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  1. #1
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    Default Anti d / rhesus negative - pregnancy no2

    I am rhesus negative and had anti d given throughout pregnancy with Ds. He ended up being the same blood type as dh rhesus positive so I had the extra injection after his birth.

    I know it is given to help your second pregnancy but how does it actually work? Or how do I know it did it's job? How will Ds being positive effect my next pregnancy? Will I come across any complications because of it?

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    There are many types of white blood cells that are involved in your immune system.
    The anti-D treatments are focused on controlling your B cell response.

    Each of your B cells recognises a different random chemical/protein shape to any other B cell. All of your B cells spend their time looking for the shape that perfectly matches their receptor. If they ever find their perfect fit then they become activated and start making antibodies that bind to the same shape target.

    Vaccinations are a way of selecting out those perfect-fit B cells so that you have pre-made antibody in your blood******. Antibodies can cross the placenta. B cells that have already been activated respond more quickly if their target ever comes along again later in your life.

    Antibodies have three main functions.
    1. Like a dodgem car bumper bar, bound antibodies get in the way between the bacteria or toxins in your blood and the cells of your body, stopping them from touching each other.
    2. Antibodies label their targets to get destroyed by other white blood cells, such as by macrophages (big eaters).
    3. Antibodies recruit pore-forming proteins from the blood to punch holes in the walls of antibody-labelled bacteria, which helps to kill them.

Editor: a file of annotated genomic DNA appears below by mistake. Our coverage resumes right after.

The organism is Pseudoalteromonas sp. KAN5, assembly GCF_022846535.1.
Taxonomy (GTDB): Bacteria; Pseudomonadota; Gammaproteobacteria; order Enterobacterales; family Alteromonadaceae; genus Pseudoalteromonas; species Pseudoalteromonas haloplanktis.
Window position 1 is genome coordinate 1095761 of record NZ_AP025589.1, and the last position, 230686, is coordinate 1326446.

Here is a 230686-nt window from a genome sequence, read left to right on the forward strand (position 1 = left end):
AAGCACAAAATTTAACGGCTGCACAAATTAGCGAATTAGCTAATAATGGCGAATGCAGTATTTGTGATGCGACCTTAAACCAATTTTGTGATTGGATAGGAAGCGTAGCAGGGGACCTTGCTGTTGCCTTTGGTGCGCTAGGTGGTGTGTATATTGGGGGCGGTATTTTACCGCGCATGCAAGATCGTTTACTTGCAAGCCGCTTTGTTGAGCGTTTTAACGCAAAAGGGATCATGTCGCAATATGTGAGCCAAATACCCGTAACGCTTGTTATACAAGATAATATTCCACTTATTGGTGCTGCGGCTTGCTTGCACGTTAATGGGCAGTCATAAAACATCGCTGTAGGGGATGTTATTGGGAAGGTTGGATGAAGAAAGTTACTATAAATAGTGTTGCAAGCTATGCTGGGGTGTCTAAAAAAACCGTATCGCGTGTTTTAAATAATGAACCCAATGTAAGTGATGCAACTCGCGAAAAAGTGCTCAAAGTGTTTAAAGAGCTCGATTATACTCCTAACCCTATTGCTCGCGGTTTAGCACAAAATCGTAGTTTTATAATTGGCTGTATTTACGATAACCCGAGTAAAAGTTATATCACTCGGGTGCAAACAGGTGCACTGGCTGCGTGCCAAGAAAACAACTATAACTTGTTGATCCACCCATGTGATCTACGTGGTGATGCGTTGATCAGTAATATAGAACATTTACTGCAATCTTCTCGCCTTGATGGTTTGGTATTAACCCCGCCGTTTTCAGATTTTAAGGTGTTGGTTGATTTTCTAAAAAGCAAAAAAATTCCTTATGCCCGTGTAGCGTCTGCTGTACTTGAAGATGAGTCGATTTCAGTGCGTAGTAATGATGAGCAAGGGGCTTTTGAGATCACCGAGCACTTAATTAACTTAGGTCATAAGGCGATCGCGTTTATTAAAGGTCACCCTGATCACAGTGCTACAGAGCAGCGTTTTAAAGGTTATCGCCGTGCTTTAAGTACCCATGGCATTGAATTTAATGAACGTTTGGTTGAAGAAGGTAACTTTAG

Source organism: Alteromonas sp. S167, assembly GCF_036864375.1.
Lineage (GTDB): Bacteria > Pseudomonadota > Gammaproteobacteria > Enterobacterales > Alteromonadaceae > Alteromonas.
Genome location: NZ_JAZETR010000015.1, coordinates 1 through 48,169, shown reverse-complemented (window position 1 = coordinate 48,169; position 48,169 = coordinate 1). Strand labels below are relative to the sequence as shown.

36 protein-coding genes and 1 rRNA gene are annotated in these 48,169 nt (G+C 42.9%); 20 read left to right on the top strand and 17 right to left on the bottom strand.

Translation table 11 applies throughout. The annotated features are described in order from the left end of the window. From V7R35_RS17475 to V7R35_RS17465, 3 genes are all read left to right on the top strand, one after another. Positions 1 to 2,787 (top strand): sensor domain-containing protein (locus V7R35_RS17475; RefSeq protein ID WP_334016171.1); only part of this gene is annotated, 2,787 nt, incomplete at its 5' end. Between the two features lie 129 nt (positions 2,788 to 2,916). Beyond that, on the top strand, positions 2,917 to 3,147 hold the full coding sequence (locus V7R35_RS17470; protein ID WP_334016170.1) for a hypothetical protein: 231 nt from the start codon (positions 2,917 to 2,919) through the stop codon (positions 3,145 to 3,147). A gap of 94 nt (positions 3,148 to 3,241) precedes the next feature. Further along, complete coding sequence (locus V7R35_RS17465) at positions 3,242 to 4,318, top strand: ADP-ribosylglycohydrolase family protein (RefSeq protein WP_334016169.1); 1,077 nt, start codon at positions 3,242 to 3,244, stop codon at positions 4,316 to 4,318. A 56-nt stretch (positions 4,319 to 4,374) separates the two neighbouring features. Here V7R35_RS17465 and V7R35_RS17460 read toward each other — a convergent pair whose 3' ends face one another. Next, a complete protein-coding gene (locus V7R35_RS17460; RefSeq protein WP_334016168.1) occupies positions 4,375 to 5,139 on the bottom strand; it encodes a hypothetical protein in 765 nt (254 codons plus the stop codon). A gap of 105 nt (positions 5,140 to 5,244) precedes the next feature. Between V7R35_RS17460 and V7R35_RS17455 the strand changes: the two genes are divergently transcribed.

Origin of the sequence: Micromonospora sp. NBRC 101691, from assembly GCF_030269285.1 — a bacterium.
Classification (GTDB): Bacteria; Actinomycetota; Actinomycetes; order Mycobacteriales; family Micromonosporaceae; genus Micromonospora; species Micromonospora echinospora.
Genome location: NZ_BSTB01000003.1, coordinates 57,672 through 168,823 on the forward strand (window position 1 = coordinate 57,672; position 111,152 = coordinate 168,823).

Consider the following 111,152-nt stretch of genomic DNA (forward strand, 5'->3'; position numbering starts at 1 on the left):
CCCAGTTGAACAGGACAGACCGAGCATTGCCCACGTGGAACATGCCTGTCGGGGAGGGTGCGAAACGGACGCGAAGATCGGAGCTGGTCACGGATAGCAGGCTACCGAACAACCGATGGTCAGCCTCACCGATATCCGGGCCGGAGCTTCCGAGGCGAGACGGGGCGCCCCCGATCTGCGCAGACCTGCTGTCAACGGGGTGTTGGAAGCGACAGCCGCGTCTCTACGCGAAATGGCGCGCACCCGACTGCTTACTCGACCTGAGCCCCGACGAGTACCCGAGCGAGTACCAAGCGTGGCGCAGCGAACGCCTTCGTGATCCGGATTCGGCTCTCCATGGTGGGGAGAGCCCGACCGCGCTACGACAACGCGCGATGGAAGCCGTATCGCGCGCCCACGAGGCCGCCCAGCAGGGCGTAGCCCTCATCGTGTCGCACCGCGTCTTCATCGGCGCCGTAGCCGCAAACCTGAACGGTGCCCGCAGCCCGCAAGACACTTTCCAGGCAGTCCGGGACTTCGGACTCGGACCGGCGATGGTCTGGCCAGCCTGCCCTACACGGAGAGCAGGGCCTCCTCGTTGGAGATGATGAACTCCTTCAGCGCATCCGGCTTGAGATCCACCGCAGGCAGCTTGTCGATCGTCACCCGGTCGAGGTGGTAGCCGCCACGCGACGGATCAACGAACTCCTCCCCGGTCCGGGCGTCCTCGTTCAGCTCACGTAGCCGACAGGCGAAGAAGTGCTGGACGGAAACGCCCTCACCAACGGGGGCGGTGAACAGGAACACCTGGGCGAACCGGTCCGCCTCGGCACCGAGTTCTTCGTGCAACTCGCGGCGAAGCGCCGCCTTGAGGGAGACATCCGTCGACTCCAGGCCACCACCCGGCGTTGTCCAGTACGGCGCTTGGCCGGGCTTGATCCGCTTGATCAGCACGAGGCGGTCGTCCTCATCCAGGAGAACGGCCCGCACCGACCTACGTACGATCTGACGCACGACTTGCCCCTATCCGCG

With RhD+ babies (born to RhD- mothers) we need to make sure you don't manage to become immunised to the RhD+, because that basically means you've been vaccinated against all further RhD+ babies.

    So to prevent this immunisation we need to stop your B cells from seeing the first baby's RhD+ red blood cells. By giving you someone else's antibodies against the Rh+ the bumper-bar principle comes into play and your anti-Rh+ B cells don't ever get to see their target so never become activated. The other person's antibodies are given to you any time your immune system might have a chance to see your baby's blood, e.g. for medical procedures and birth.

    If you want to know if the anti-D injections used for your last pregnancy worked then it should be possible to get a blood test to see if you have lots of anti-Rh+ antibodies. If you don't have lots of these particular antibodies then the treatment worked, and immunologically speaking your next Rh+ pregnancy is exactly the same as your first, i.e. all your B cells are still naive towards that target.

    If the treatment didn't work then you will have lots of antibodies against Rh factor. Your antibodies will try to fight the baby's blood, just like a mismatched blood transfusion. Google says there are some treatments available, such as swapping the baby's blood for some Rh negative blood while it's still in the uterus. This might need to be done a few times during the pregnancy, and another transfusion might be needed soon after birth. You could also ask about plasmapheresis and immunosuppresion to reduce the amount of antibodies in your own blood and to make it more difficult to make more immune responses. The severity of the problem depends on how much of this particular antibody you have in your blood.